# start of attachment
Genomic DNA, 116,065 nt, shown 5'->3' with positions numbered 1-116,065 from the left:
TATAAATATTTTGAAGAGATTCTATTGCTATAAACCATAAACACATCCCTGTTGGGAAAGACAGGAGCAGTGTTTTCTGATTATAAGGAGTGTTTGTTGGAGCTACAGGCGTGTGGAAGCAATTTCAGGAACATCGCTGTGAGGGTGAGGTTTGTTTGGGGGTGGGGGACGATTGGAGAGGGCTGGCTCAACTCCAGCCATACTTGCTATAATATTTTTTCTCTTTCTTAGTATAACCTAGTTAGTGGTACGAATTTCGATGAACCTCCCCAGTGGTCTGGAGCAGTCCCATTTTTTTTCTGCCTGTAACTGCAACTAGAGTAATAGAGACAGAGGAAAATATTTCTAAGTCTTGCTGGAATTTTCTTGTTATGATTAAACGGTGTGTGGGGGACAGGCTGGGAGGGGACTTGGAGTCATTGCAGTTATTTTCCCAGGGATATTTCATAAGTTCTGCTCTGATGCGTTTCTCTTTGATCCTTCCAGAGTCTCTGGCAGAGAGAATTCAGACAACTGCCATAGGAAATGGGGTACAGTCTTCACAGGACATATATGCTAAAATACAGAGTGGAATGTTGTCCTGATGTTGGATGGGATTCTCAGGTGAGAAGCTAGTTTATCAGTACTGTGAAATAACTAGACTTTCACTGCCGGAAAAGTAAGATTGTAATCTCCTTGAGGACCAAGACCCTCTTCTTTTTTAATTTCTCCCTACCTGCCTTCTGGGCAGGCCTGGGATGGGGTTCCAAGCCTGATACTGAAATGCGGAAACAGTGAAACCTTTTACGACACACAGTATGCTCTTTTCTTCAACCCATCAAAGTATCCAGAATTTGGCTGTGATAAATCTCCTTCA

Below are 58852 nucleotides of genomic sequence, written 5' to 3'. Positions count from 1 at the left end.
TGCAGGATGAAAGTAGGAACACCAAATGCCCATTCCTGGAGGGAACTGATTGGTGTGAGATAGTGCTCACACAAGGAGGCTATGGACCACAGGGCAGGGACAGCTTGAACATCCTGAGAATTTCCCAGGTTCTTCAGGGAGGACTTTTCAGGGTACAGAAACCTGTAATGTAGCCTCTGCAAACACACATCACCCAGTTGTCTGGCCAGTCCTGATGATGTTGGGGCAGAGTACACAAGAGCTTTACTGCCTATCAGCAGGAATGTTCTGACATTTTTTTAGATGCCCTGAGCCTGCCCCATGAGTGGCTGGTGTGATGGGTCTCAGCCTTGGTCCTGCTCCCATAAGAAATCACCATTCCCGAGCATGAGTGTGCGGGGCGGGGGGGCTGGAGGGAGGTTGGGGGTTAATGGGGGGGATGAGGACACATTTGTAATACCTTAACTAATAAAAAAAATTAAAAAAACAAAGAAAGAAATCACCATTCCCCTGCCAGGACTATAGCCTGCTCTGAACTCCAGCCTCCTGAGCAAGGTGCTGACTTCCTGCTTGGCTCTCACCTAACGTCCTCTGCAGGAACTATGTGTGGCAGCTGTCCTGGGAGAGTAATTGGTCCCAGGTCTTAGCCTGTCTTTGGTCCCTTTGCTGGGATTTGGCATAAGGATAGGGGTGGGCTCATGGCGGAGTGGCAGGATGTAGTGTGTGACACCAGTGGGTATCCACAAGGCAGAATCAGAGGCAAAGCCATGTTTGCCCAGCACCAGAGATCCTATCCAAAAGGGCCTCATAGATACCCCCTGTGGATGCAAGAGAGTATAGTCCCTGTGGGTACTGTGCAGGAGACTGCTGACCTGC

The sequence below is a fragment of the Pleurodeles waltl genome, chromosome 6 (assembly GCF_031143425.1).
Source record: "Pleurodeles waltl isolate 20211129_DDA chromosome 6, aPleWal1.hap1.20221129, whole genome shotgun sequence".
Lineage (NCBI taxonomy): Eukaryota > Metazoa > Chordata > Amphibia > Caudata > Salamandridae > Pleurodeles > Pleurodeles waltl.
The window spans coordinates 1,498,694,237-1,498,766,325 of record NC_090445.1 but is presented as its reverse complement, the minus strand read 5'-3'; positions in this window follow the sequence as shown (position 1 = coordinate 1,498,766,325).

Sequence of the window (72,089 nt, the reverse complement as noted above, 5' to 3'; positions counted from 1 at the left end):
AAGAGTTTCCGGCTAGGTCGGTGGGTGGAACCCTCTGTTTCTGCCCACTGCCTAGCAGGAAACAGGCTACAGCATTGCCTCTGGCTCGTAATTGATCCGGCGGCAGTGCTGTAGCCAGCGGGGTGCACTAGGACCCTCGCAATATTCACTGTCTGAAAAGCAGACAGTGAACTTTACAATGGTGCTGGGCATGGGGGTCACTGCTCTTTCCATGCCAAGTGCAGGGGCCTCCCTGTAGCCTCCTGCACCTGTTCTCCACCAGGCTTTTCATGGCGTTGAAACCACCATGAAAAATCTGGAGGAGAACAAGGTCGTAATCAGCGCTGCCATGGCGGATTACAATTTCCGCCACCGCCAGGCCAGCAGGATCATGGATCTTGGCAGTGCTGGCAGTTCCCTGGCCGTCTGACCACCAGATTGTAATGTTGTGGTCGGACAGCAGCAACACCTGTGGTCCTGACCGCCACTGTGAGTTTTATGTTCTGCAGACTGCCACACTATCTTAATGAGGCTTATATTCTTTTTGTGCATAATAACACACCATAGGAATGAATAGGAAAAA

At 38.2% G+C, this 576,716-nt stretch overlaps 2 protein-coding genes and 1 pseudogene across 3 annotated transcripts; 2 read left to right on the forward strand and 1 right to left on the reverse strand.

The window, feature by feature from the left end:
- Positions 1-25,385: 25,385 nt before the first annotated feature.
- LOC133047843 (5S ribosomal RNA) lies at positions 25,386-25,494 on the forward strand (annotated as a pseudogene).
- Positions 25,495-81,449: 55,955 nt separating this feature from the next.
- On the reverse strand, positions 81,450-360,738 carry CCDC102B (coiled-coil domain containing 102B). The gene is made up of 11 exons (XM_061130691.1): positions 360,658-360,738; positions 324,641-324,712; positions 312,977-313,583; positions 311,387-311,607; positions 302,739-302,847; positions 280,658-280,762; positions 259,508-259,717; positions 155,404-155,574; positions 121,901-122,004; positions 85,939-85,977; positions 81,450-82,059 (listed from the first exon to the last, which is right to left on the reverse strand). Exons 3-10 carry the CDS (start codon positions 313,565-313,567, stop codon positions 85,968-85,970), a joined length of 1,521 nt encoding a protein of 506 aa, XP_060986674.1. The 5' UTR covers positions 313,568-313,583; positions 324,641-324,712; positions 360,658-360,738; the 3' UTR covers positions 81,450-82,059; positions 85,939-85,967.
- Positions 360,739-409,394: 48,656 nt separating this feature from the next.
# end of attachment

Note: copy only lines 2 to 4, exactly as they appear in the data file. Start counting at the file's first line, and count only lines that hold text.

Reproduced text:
TATAAATATTTTGAAGAGATTCTATTGCTATAAACCATAAACACATCCCTGTTGGGAAAGACAGGAGCAGTGTTTTCTGATTATAAGGAGTGTTTGTTGGAGCTACAGGCGTGTGGAAGCAATTTCAGGAACATCGCTGTGAGGGTGAGGTTTGTTTGGGGGTGGGGGACGATTGGAGAGGGCTGGCTCAACTCCAGCCATACTTGCTATAATATTTTTTCTCTTTCTTAGTATAACCTAGTTAGTGGTACGAATTTCGATGAACCTCCCCAGTGGTCTGGAGCAGTCCCATTTTTTTTCTGCCTGTAACTGCAACTAGAGTAATAGAGACAGAGGAAAATATTTCTAAGTCTTGCTGGAATTTTCTTGTTATGATTAAACGGTGTGTGGGGGACAGGCTGGGAGGGGACTTGGAGTCATTGCAGTTATTTTCCCAGGGATATTTCATAAGTTCTGCTCTGATGCGTTTCTCTTTGATCCTTCCAGAGTCTCTGGCAGAGAGAATTCAGACAACTGCCATAGGAAATGGGGTACAGTCTTCACAGGACATATATGCTAAAATACAGAGTGGAATGTTGTCCTGATGTTGGATGGGATTCTCAGGTGAGAAGCTAGTTTATCAGTACTGTGAAATAACTAGACTTTCACTGCCGGAAAAGTAAGATTGTAATCTCCTTGAGGACCAAGACCCTCTTCTTTTTTAATTTCTCCCTACCTGCCTTCTGGGCAGGCCTGGGATGGGGTTCCAAGCCTGATACTGAAATGCGGAAACAGTGAAACCTTTTACGACACACAGTATGCTCTTTTCTTCAACCCATCAAAGTATCCAGAATTTGGCTGTGATAAATCTCCTTCA

Below are 58852 nucleotides of genomic sequence, written 5' to 3'. Positions count from 1 at the left end.
TGCAGGATGAAAGTAGGAACACCAAATGCCCATTCCTGGAGGGAACTGATTGGTGTGAGATAGTGCTCACACAAGGAGGCTATGGACCACAGGGCAGGGACAGCTTGAACATCCTGAGAATTTCCCAGGTTCTTCAGGGAGGACTTTTCAGGGTACAGAAACCTGTAATGTAGCCTCTGCAAACACACATCACCCAGTTGTCTGGCCAGTCCTGATGATGTTGGGGCAGAGTACACAAGAGCTTTACTGCCTATCAGCAGGAATGTTCTGACATTTTTTTAGATGCCCTGAGCCTGCCCCATGAGTGGCTGGTGTGATGGGTCTCAGCCTTGGTCCTGCTCCCATAAGAAATCACCATTCCCGAGCATGAGTGTGCGGGGCGGGGGGGCTGGAGGGAGGTTGGGGGTTAATGGGGGGGATGAGGACACATTTGTAATACCTTAACTAATAAAAAAAATTAAAAAAACAAAGAAAGAAATCACCATTCCCCTGCCAGGACTATAGCCTGCTCTGAACTCCAGCCTCCTGAGCAAGGTGCTGACTTCCTGCTTGGCTCTCACCTAACGTCCTCTGCAGGAACTATGTGTGGCAGCTGTCCTGGGAGAGTAATTGGTCCCAGGTCTTAGCCTGTCTTTGGTCCCTTTGCTGGGATTTGGCATAAGGATAGGGGTGGGCTCATGGCGGAGTGGCAGGATGTAGTGTGTGACACCAGTGGGTATCCACAAGGCAGAATCAGAGGCAAAGCCATGTTTGCCCAGCACCAGAGATCCTATCCAAAAGGGCCTCATAGATACCCCCTGTGGATGCAAGAGAGTATAGTCCCTGTGGGTACTGTGCAGGAGACTGCTGACCTGC